House Dem leadership 'went out of their way' to kill popular ban on congressional stock trading: reporter
Nancy Pelosi (Image via Gage Skidmore.)

A bipartisan coalition of lawmakers had hoped to pass a ban on congressional stock trading before the end of this year's session -- but reporter Austin Ahlman brings word that the bill is now dead thanks in large part to the efforts of House Democratic leaderhsip.

"Negotiators of some of those efforts tell me House Democratic leadership went out of their way this week to kill any momentum for reform," Ahlman writes on Twitter.

In a more detailed report at The Intercept, Ahlman fleshed out how Democratic leaders gave the proposal a slow-motion death.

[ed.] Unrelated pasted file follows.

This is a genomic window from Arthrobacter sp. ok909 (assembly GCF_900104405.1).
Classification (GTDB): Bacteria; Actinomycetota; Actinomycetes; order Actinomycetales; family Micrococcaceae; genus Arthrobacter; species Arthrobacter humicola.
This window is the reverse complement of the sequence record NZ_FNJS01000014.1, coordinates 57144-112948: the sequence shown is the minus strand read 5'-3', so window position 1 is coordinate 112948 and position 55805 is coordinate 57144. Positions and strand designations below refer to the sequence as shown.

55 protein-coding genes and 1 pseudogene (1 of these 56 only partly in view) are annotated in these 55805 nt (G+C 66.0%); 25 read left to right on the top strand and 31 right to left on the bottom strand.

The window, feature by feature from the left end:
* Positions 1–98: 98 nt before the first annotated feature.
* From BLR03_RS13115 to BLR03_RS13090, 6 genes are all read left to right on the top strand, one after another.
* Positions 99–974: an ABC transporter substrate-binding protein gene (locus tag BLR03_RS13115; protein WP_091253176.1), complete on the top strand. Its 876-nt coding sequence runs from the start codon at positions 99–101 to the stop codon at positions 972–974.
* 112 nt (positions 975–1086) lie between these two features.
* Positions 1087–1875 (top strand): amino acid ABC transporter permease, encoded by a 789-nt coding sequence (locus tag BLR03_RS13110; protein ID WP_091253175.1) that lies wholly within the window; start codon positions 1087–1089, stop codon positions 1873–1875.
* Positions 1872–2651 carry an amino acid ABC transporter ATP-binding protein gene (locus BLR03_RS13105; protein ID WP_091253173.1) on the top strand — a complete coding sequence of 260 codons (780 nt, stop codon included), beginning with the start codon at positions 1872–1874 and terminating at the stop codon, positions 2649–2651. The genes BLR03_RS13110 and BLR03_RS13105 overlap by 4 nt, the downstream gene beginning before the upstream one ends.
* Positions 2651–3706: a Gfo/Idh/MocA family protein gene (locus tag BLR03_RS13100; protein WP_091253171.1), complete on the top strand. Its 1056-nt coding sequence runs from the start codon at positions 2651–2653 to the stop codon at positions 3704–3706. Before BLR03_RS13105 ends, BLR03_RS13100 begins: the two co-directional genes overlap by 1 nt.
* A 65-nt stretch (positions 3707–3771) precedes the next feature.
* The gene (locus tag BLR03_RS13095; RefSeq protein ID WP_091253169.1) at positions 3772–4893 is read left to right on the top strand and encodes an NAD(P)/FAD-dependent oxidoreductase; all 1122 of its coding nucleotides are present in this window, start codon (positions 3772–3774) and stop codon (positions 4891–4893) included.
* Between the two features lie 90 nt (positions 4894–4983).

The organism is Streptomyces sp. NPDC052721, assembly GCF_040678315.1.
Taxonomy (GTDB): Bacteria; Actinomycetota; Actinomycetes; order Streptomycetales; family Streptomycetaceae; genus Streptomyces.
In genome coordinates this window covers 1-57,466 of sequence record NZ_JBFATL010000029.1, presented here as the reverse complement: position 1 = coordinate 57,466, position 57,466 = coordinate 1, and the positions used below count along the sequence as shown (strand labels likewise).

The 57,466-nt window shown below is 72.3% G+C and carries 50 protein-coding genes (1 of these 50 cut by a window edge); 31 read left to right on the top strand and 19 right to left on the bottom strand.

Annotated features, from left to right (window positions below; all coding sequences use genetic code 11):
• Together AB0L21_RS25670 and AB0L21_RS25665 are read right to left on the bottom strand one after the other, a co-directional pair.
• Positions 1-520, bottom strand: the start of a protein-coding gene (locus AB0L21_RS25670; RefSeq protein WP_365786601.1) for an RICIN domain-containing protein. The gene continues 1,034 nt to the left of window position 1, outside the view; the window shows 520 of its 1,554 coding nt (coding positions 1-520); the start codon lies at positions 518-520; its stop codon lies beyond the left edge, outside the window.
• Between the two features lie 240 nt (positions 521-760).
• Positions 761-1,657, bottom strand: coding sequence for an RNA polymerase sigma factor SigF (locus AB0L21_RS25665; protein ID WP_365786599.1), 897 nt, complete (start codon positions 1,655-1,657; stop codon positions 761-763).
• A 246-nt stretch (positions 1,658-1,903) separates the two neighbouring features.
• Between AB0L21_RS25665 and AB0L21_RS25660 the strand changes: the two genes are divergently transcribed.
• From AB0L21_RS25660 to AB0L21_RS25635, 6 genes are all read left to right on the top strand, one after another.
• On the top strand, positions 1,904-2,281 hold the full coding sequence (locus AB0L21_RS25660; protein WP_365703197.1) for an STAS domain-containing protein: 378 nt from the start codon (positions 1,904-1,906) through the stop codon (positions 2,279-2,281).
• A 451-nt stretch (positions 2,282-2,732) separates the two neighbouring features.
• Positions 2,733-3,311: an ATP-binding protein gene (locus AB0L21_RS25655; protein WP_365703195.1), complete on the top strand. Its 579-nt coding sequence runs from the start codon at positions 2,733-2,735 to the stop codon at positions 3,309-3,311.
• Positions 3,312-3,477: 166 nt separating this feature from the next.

"After House leaders introduced a bill to curtail stock trading by federal officials on Tuesday, Democrats and Republicans pointed out the discrepancies between the leadership-approved version and the carefully negotiated bipartisan bills that predated it," Ahlman writes. "Those discrepancies led to several members saying they could not vote on the measure without reviewing the text and determining whether the bill could draw enough votes in both chambers to become law."

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After controversy about the new text erupted, House leadership simply pulled the bill from the schedule, thus delaying any potential vote on the measure until after this year's midterm elections -- if even then.

Additionally, Ahlman writes that "several Democratic and Republican staffers involved in earlier bipartisan efforts say House leadership made no effort to consult them on what sort of framework might pass."

Read the full report at this link.